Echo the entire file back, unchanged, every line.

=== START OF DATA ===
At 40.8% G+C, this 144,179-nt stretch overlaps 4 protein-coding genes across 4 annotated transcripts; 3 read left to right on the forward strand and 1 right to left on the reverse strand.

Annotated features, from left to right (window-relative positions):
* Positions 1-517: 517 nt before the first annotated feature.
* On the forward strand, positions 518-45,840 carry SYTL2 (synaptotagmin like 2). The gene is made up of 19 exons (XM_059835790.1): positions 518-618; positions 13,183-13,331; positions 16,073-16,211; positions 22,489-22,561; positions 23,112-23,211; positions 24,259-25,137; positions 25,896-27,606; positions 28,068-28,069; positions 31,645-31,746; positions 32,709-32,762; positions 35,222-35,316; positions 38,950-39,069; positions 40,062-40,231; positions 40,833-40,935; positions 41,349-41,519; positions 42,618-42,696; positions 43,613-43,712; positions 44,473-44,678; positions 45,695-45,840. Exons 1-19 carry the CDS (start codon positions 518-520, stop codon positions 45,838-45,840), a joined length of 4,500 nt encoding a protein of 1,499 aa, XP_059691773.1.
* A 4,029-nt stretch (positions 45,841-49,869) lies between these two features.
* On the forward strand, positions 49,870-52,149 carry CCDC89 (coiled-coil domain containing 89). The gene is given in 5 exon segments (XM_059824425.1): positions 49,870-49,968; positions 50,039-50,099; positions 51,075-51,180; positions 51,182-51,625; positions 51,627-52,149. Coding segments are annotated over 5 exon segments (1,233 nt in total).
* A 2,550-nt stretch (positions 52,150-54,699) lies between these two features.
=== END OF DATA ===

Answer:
At 40.8% G+C, this 144,179-nt stretch overlaps 4 protein-coding genes across 4 annotated transcripts; 3 read left to right on the forward strand and 1 right to left on the reverse strand.

Annotated features, from left to right (window-relative positions):
* Positions 1-517: 517 nt before the first annotated feature.
* On the forward strand, positions 518-45,840 carry SYTL2 (synaptotagmin like 2). The gene is made up of 19 exons (XM_059835790.1): positions 518-618; positions 13,183-13,331; positions 16,073-16,211; positions 22,489-22,561; positions 23,112-23,211; positions 24,259-25,137; positions 25,896-27,606; positions 28,068-28,069; positions 31,645-31,746; positions 32,709-32,762; positions 35,222-35,316; positions 38,950-39,069; positions 40,062-40,231; positions 40,833-40,935; positions 41,349-41,519; positions 42,618-42,696; positions 43,613-43,712; positions 44,473-44,678; positions 45,695-45,840. Exons 1-19 carry the CDS (start codon positions 518-520, stop codon positions 45,838-45,840), a joined length of 4,500 nt encoding a protein of 1,499 aa, XP_059691773.1.
* A 4,029-nt stretch (positions 45,841-49,869) lies between these two features.
* On the forward strand, positions 49,870-52,149 carry CCDC89 (coiled-coil domain containing 89). The gene is given in 5 exon segments (XM_059824425.1): positions 49,870-49,968; positions 50,039-50,099; positions 51,075-51,180; positions 51,182-51,625; positions 51,627-52,149. Coding segments are annotated over 5 exon segments (1,233 nt in total).
* A 2,550-nt stretch (positions 52,150-54,699) lies between these two features.